Hoag-Bernhardt Home

130 Main Street

The Hoag-Bernhardt home at 130 Main Street began as the business and residence of W. N. Hoag’s lumberyard which was established in 1878. The lumberyard supplied builders with Victorian trim, moldings, sashes, blinds and doors as well as hemlock and pine lumber.

Mr. Hoag began his career as a boot and shoe salesman. In 1860 he moved to Akron from Medina, New York and worked for three years as a carpenter and joiner. He later became a freight agent for the New York Central Railroad, as well as an insurance agent.

In 1866 he built what is now known as the Hoag Building at 67-71 Main Street, in the village business district.

His civic life included several terms as a Village Trustee and a term as Mayor from 1881-1882. He was also President of the Maple Lawn Cemetery Association and helped organize Akron Lodge #527 of the Masons, which still exists today. He served on the school board in 1884. He died in 1896, age 63.

The next owner of the home was Henry Steiner.  Mr. Steiner was a lawyer who earned his degree in Indiana, later coming to Akron and being admitted to the New York state bar. He was Town Clerk from 1889-1894, Town Supervisor from 1895-1896 and was Town Justice from 1924-1926. He also served in the state assembly for two terms.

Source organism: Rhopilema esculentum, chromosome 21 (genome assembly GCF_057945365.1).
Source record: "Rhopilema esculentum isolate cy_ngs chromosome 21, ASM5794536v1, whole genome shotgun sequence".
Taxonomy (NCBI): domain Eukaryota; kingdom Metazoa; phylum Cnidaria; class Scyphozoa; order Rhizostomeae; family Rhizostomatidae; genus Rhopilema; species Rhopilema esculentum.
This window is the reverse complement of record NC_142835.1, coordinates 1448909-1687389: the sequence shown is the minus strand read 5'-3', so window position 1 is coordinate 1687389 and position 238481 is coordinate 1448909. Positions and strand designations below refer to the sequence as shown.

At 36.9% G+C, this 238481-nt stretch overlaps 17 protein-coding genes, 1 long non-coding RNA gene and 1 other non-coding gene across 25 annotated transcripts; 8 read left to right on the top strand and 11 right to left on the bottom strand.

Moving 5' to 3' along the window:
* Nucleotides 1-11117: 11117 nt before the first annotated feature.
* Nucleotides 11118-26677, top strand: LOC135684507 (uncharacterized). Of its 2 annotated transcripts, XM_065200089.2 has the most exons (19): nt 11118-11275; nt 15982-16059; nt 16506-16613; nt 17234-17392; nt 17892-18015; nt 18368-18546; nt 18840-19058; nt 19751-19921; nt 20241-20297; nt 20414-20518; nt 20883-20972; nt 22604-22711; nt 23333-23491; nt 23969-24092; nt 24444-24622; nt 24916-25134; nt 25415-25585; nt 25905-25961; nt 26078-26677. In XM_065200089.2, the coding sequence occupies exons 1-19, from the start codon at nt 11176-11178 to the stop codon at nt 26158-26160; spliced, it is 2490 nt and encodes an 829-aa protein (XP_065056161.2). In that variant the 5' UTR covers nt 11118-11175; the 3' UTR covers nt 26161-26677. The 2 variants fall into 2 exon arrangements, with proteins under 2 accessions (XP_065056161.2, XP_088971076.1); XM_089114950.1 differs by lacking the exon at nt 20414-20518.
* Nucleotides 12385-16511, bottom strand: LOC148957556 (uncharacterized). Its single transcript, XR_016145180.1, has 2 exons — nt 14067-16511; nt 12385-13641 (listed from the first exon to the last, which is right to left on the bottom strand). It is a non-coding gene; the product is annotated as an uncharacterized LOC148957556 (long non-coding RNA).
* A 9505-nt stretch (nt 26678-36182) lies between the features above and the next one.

During his tenure as Town Clerk in 1890 there was a disastrous fire. The town records were housed in the village at the time and he is credited with rescuing most of them.

The home at 130 Main Street served as both his law office and home. During his time of residency photos show a gazebo porch was added, a popular architectural feature of the time period.

In 1942 Hubert Bernhardt purchased the property for $3,000 and moved his funeral business from its former location (where the post office is now located) to its current site. In 1966 his son Dennis took over the business and did three sets of renovations to the property in 1975, 1992, and 2000.

The cupula and ornamental trim are original to the property, as well as the coal burning stove in the basement. Although the building has been aluminum sided and the porches altered the building still remains an outstanding example of Italianate design, very closely mirroring the original structure.